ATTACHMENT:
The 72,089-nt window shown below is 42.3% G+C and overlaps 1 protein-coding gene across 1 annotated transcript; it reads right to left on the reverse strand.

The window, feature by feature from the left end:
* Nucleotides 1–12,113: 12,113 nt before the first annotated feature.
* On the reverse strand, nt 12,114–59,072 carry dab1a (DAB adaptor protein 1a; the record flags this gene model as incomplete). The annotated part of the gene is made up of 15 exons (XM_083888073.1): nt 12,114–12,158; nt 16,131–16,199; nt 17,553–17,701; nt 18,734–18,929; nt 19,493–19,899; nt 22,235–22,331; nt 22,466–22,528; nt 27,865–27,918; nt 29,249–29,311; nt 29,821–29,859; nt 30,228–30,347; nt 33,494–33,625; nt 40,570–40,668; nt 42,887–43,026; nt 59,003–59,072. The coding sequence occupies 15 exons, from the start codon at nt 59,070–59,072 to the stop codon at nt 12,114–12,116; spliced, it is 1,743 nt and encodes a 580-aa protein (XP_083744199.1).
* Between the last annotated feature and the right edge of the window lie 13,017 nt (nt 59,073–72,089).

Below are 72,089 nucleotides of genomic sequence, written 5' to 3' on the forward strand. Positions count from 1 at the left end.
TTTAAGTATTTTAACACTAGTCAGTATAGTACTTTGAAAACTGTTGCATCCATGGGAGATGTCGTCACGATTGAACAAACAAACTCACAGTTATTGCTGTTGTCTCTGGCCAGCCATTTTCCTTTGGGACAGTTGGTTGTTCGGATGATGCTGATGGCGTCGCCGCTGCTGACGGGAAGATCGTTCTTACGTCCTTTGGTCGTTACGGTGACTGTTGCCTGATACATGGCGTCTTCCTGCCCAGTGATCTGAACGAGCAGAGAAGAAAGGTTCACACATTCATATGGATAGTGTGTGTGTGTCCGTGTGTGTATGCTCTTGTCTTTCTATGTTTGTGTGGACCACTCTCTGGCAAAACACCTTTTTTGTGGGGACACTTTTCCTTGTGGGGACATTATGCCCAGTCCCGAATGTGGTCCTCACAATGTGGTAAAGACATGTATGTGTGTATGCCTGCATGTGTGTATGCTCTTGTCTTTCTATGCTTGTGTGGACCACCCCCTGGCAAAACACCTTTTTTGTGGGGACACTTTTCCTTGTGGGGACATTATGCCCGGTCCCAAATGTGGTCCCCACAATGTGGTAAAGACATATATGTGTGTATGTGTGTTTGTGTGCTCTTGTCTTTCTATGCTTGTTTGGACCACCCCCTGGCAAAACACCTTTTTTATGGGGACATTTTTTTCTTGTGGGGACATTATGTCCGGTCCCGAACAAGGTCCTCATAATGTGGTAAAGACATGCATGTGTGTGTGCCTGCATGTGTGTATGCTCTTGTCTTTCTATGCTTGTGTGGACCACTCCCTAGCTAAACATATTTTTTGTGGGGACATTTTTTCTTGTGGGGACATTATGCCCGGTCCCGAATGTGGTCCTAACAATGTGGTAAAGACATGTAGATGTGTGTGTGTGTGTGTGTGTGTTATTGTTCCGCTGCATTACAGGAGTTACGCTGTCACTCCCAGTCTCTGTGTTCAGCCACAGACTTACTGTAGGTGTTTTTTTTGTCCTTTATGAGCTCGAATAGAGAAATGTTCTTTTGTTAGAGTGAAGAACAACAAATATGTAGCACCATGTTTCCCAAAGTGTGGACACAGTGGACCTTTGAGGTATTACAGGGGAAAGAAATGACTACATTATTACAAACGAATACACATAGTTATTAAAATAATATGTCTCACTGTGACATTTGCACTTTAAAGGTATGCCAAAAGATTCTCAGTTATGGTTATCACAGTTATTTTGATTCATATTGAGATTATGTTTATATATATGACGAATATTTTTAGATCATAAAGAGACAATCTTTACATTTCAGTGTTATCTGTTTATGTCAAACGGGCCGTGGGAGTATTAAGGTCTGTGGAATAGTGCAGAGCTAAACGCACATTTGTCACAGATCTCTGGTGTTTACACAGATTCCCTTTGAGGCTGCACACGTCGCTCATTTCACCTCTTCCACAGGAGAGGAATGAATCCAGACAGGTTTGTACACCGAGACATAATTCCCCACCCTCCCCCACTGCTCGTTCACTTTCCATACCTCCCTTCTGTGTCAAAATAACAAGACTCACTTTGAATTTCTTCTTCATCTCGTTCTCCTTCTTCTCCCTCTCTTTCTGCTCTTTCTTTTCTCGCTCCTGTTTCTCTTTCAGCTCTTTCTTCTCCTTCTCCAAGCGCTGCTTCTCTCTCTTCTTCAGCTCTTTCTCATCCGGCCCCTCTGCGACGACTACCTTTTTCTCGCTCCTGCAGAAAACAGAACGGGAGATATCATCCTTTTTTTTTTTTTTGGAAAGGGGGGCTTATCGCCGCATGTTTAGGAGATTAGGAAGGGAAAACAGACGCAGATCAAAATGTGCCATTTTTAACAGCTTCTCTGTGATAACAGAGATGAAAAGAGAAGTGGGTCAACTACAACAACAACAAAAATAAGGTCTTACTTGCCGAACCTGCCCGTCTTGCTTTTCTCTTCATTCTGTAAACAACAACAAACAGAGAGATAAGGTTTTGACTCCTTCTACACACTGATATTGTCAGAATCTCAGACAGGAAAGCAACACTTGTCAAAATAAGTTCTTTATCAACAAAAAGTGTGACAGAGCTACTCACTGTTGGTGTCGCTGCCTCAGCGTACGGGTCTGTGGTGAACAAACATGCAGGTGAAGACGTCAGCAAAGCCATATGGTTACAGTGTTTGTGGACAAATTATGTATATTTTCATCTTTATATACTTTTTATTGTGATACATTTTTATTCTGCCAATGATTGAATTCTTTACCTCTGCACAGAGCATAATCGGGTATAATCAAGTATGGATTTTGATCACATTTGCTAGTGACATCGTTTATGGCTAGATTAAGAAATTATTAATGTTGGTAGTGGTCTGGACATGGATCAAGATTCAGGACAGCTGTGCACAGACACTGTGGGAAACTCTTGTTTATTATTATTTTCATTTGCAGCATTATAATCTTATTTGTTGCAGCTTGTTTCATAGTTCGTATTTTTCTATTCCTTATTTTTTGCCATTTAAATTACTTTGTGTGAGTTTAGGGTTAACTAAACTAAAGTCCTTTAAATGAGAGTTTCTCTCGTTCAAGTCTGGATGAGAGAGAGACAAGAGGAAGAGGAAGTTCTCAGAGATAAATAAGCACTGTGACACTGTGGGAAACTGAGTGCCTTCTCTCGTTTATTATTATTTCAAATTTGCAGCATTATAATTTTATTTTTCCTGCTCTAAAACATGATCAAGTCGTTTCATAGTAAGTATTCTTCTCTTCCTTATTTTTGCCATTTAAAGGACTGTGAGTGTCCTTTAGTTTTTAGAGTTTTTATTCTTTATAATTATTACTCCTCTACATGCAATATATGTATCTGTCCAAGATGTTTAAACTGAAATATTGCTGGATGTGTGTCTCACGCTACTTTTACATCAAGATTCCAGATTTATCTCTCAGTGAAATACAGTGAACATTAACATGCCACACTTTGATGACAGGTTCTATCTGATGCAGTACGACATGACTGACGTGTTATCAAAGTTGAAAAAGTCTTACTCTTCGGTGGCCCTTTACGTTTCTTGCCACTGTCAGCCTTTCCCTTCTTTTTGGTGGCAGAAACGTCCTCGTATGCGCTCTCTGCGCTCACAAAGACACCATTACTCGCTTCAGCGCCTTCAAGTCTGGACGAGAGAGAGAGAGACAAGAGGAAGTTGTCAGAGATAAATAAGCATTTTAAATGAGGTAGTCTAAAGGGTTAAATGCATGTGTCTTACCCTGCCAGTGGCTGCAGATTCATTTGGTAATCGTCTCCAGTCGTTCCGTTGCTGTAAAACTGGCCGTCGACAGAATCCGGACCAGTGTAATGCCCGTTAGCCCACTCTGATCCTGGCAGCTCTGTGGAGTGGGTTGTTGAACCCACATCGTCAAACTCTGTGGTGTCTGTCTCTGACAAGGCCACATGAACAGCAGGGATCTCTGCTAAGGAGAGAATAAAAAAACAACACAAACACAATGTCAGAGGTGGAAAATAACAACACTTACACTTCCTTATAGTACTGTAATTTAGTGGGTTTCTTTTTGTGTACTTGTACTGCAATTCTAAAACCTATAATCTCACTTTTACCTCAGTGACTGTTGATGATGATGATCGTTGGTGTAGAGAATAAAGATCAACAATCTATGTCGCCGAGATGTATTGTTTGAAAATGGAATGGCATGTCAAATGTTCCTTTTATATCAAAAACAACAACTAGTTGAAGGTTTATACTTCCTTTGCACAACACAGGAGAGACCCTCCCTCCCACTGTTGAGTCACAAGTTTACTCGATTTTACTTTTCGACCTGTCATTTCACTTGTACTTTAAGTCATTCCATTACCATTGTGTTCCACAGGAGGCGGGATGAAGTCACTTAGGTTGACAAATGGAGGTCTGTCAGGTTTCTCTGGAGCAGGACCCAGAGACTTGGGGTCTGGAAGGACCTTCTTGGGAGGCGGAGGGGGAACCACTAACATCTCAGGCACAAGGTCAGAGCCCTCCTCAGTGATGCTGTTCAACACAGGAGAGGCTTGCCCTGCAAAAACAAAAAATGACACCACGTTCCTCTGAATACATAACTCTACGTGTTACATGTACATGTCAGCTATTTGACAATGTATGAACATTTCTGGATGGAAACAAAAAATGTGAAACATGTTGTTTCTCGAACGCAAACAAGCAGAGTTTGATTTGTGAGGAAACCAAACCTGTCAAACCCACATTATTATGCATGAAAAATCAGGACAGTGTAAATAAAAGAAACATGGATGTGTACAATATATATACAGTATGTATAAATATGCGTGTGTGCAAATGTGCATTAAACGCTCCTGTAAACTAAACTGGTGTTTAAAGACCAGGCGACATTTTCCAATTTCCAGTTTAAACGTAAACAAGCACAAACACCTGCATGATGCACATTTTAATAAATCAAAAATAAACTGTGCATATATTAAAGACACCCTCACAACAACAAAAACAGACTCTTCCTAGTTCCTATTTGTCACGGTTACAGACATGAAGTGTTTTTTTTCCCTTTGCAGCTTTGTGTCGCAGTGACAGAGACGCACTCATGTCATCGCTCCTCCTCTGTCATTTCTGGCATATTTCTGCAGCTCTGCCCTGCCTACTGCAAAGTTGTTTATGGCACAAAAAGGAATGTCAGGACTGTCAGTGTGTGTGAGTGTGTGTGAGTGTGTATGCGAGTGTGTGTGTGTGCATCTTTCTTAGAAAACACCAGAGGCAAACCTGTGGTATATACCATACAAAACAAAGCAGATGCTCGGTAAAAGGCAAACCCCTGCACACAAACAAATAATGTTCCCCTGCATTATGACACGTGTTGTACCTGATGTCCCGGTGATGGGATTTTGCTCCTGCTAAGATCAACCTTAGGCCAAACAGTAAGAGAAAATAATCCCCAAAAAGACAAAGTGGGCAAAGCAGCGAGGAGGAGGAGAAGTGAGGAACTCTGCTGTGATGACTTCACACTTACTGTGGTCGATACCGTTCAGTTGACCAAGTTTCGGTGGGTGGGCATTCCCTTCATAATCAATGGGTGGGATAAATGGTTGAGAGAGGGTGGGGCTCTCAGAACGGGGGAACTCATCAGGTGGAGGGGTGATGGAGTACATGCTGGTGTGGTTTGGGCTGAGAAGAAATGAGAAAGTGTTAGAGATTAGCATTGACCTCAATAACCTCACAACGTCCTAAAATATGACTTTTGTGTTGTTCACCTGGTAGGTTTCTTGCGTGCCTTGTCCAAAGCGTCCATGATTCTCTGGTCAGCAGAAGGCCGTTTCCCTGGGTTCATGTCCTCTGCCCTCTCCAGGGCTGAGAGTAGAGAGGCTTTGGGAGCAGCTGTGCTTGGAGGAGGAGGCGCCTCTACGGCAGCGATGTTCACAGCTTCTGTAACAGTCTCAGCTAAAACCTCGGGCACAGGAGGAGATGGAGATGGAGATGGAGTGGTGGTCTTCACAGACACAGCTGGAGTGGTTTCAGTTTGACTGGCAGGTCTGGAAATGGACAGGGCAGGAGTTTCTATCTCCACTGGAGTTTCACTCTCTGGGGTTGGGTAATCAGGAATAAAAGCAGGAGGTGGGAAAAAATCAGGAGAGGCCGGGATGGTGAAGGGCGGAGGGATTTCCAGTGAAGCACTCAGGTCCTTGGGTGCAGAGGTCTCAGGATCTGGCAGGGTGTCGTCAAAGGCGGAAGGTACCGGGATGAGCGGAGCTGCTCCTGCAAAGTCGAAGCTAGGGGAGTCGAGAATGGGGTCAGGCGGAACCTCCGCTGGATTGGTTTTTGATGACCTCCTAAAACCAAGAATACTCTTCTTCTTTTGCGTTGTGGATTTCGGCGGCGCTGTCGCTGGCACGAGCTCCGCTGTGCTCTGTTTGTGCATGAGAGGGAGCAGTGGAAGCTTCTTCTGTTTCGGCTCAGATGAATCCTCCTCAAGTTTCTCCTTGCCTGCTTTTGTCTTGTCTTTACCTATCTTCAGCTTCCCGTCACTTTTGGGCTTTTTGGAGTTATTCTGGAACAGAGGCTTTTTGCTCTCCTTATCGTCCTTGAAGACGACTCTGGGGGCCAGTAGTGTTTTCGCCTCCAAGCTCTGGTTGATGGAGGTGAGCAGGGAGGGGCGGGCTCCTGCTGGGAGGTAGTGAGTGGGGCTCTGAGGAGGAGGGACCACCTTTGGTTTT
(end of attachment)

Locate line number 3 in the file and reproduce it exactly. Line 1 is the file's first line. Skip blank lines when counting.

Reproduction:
* Nucleotides 1–12,113: 12,113 nt before the first annotated feature.